The head of the Russian space agency has said that Roscosmos was exploring options to fund the ExoMars 2022 mission after Europe suspended cooperation over Ukraine.
Roscosmos and the European Space Agency (ESA) were to launch a rover to Mars in September. After the ESA pullout, Russia said it would go ahead alone, although the mission would be delayed by several years.
“I don’t rule out teaming up with another partner instead of the Europeans. It can be a Persian Gulf country or China,” Roscosmos chief Dmitry Rogozin said at an event northeast of Moscow.
He added that Russia had the technology to launch a mission to Mars but would consider finding an “investor” abroad.
Rogozin said the United States wanted to continue working together on the International Space Station but Washington’s hostility toward Russia and its president cast doubt on the future of bilateral cooperation aboard the orbital outpost. Instead, Roscosmos plans to focus on doubling its satellite constellation in order to keep the rocket-making industry busy, among other goals, Rogozin said.
The European Space Agency earlier confirmed its commitment to sanctions imposed by the European Union on Russia over its military operation in Ukraine. The agency acknowledged that sanctions targeting the country’s economy and technology sector make the launch of the Russian-European mission ExoMars in 2022 very unlikely.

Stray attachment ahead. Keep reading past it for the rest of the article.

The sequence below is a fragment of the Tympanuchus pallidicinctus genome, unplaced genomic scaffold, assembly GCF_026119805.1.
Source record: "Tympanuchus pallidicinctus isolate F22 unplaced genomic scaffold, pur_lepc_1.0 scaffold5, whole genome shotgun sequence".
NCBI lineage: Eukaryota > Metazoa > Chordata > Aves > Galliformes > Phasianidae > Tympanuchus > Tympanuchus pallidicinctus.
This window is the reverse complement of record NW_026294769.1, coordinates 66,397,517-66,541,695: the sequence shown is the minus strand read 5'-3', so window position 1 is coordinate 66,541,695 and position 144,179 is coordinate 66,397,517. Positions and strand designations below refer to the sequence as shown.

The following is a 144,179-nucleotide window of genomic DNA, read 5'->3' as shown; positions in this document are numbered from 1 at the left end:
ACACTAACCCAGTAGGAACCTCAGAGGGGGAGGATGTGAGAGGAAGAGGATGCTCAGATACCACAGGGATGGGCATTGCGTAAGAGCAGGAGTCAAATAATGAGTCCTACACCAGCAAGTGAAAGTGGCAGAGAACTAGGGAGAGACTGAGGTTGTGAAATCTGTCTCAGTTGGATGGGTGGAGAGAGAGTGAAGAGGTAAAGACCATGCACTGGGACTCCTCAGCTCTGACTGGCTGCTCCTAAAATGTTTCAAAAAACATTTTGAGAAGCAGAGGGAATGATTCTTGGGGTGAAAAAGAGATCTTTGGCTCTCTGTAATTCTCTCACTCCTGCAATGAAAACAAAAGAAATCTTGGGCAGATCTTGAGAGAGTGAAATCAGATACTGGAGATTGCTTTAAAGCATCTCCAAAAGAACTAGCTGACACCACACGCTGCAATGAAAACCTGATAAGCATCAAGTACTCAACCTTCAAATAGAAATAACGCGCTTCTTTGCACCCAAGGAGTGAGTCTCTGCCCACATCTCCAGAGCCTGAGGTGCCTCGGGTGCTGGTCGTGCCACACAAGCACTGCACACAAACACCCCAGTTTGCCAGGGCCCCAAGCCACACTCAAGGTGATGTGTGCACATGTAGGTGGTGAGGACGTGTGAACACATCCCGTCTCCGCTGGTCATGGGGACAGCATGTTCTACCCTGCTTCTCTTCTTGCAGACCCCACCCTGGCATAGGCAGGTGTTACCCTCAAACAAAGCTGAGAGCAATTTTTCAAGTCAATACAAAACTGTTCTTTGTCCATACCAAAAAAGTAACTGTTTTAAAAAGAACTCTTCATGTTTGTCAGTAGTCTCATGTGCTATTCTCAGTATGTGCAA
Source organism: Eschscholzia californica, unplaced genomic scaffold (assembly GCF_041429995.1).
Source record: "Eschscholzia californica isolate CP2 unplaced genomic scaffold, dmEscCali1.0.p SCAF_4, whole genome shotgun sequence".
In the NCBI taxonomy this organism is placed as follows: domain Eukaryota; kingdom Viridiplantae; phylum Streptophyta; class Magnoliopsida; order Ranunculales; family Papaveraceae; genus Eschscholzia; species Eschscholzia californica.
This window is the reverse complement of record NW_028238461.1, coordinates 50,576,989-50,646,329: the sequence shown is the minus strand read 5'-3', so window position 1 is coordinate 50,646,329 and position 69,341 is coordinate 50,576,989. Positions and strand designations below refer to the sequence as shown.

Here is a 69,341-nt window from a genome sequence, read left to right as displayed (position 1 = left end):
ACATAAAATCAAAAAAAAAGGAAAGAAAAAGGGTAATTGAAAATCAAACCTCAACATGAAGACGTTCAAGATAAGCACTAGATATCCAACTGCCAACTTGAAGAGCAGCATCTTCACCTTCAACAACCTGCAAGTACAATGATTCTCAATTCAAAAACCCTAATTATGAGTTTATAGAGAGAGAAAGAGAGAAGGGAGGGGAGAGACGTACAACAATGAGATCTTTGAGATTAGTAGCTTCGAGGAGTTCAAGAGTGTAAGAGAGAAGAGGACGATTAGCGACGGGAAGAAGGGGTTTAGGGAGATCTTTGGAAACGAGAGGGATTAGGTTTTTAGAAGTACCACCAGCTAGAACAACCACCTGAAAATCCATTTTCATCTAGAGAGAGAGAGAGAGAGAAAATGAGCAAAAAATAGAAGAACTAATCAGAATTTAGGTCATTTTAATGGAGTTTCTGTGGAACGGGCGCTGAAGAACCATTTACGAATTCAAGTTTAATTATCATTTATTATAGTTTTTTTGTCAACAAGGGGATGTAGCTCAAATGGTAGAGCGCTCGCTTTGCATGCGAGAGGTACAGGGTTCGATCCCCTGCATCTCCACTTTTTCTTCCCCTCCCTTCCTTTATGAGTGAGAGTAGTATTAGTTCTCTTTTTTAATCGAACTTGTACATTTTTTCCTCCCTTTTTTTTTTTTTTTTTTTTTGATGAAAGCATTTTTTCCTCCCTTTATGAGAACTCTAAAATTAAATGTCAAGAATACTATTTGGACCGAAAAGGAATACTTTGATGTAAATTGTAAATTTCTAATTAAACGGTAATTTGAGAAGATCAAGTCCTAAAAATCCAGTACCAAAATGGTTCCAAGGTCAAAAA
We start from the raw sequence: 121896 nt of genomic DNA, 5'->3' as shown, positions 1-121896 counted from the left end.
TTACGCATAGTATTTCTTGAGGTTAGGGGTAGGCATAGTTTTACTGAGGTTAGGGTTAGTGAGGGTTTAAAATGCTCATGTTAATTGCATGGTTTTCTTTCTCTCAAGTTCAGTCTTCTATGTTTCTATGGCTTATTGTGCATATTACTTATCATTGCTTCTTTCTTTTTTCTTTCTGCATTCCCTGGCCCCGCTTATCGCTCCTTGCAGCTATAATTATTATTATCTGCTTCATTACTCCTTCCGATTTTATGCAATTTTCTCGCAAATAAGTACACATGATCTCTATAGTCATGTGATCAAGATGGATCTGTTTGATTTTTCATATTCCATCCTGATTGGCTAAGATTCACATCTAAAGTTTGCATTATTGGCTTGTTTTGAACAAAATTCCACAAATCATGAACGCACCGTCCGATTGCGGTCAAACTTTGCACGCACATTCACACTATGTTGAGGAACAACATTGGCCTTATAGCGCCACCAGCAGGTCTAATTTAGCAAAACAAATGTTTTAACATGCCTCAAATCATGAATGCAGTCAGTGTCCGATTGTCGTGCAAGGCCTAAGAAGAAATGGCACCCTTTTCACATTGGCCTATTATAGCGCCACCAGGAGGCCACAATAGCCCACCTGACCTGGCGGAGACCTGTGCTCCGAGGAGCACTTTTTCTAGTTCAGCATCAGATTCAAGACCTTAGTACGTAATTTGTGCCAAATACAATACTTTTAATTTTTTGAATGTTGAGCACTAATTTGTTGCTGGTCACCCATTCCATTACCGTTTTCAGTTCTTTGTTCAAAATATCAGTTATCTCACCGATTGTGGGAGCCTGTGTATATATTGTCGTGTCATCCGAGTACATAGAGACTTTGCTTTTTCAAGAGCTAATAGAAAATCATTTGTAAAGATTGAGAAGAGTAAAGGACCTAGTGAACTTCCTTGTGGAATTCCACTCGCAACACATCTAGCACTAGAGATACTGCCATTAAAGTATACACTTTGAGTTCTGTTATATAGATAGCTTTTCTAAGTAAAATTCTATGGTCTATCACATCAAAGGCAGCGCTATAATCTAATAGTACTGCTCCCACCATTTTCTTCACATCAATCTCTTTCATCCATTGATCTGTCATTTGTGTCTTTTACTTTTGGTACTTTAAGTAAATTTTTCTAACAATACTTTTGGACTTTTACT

The ExoMars mission was originally planned for 2018, but was postponed twice, first to 2020 and then to 2022, due to the COVID-19 pandemic. The launch window for traveling from Earth to Mars opens every two years.
Earlier, Roscosmos said that its mission to Mars will need no Mars rover because the landing module itself is a self-sufficient research station.
“Will be any kind of Mars rover needed there? I don’t think it will be needed, as the landing module itself is a self-sufficient research station. It will be enough to implement the mission,” Rogozin told journalists at the Baikonur Cosmodrome in Kazakhstan.
Roscosmos added that it is not difficult to recreate the Kazachok landing module, which Russia has developed for the ExoMars-2022 mission.
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